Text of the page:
NORMAN GILLER’S SPURS ODYSSEY BLOG No 150
Submitted by Norman Giller
Ee bah gum, there's summat reet special happening as I usher in my 150th Spurs Odyssey blog. Tottenham’s Yorkshire likely lads Kyle Walker and Danny Rose are the talk of football.
Their dual performance in the Word Cup qualifier against Scotland at Wembley on Friday should have earned them joint ‘man of the match’ recognition.
I took the photo that features in the heading above when I was invited to a recent England training session, and to hear these two Yorkshire-born clubmates bantering took me flashing back 50 years and to memories of the one and only Cyril Knowles.
Like Kyle and Danny, Cyril was born in the West Riding of Yorkshire. He was a bundle of mischief and good humour, who did not deserve the appalling luck that scarred his later life. The loss of his young son to a stone that smashed through the windscreen of his car wrecked this lovely man, and he was never the same after the tragedy.
I cannot give Walker and Rose higher praise than to acknowledge that they are developing into full-backs in the class of Knowles.
I am biased because Cyril was a close personal friend, but I have not seen a better full-back in a No 3 Tottenham shirt. Danny is challenging him, and could become even better once he cures a bad habit of loping back to his defensive post rather than hurrying after a Spurs attack has broken down.
Cyril was a converted winger who had dribbling skills similar to those displayed by Danny, but a major difference was that he also had a scything tackle that would have had him carted off to the Tower in today’s softer and sanitised game.
On the right flank, Kyle can turn a game with his darting runs down the wing and his cross that laid England’s first goal against Scotland on a plate for Sturridge was a Walker trademark. We Tottenham faithful know he can wreck a marvellous performance with a careless mistake, but he is becoming more reliable and has grown into the finest Tottenham right back since the far-off days of the legendary Alf Ramsey.
The intelligent and thoughtful Gareth Southgate – hopefully England’s next full-time manager – shares my enthusiasm for Walker and Rose. He told me: “Exciting things are happening at Tottenham, and as a manager I feel privileged to have players like Walker, Rose, Dier, Alli and Kane to call on. Mauricio is doing England great favours with his coaching and his faith in home-grown players.”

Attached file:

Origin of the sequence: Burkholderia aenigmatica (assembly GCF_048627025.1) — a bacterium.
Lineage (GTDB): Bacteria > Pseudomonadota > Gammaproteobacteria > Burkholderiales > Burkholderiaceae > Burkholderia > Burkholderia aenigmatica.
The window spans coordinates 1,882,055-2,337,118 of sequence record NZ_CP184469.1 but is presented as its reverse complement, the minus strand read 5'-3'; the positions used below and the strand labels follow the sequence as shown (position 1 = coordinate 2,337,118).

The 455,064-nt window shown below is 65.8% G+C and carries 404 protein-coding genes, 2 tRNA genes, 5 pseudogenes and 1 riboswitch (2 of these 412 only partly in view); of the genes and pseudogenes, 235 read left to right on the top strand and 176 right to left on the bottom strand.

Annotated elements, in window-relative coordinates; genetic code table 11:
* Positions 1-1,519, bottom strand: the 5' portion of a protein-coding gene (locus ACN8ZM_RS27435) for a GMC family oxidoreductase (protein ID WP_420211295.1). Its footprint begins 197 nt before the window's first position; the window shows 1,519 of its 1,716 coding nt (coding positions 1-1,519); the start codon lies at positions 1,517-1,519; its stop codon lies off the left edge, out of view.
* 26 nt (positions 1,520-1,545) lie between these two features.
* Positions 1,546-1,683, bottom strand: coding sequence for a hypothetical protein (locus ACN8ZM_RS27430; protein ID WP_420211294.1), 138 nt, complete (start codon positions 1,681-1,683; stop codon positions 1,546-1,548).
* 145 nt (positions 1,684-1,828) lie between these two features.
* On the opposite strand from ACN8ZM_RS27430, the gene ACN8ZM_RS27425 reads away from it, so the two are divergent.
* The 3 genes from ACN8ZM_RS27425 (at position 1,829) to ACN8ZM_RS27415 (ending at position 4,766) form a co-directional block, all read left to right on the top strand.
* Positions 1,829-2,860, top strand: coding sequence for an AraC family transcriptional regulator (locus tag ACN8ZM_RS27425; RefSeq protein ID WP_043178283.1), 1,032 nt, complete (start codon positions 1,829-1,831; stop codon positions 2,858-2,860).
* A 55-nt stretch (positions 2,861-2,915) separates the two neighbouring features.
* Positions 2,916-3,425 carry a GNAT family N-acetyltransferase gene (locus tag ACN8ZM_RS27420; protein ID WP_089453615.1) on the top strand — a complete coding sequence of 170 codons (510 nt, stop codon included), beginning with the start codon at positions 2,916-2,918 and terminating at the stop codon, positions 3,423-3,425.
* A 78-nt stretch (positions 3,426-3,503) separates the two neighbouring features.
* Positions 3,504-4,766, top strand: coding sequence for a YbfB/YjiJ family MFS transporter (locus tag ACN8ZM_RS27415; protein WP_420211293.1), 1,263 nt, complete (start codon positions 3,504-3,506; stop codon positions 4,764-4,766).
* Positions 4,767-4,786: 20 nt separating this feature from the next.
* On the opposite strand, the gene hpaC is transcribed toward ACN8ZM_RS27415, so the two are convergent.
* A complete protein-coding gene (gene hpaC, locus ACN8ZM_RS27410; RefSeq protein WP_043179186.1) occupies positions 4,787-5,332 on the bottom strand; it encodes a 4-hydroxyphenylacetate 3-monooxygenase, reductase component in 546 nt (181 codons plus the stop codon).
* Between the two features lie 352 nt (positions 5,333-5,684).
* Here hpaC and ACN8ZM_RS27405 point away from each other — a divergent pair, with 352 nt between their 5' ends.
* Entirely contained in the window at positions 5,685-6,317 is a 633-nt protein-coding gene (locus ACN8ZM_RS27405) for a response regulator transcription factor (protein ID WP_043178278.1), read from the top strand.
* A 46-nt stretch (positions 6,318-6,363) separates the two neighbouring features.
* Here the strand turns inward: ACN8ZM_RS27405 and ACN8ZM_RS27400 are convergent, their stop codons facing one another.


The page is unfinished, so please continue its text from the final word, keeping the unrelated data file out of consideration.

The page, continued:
As we prepare for Saturday’s visit from West Ham, you can bet their manager Slaven Bilic is being kept awake at night wondering and worrying about how he can shut down Tottenham’s Yorkshire terriers. Our full-backs will be winging it.
In the words of Tottenham’s greatest ever Yorkshireman – ‘Sir’ Bill Nicholson – “There’s nowt like us!”
With Remembrance Day sounds and images still fresh in mind, I make no excuse for once again spotlighting the exploits of a true hero from the First World War 100 years ago.
In 1908 Spurs signed a young player – Walter Tull – from Clapton who was to make history as the first black footballer to appear in the League in the 20th century, following in the footsteps of Ghana-born Arthur Wharton who had played with distinction for among other clubs Preston and Sheffield United late in the 19th Century.
The grandson of a slave, Walter was born in Folkestone in 1888. His father was a West Indian who had arrived in Britain from Barbados in 1876 and married a Kent girl.
His parents both died before he was ten, and Walter was brought up along with his brother in a Methodist-run orphanage in Bethnal Green in London’s East End. A Tottenham scout spotted him playing amateur football for Clapton), and he started on an adventure that could have come out of the imagination of a Hollywood screenwriter.
A quick and powerful inside-forward or wing-half, he spent two seasons with Tottenham during which he was involved in an unpleasant and unsettling racial incident while playing at Bristol City. He was verbally abused by ignorant City fans, who according to one report used “language lower than Billingsgate.”
It led to a loss of confidence, and in 1910 Tull was sold to Northampton where he played 110 games. He was good enough to attract the interest of Rangers, a move that appealed to him because his brother, Edward, was working in Glasgow as a qualified dentist. Just as a deal was being discussed, war was declared. He enlisted with the 1st Football Battalion of the Middlesex Regiment, and was quickly promoted to sergeant.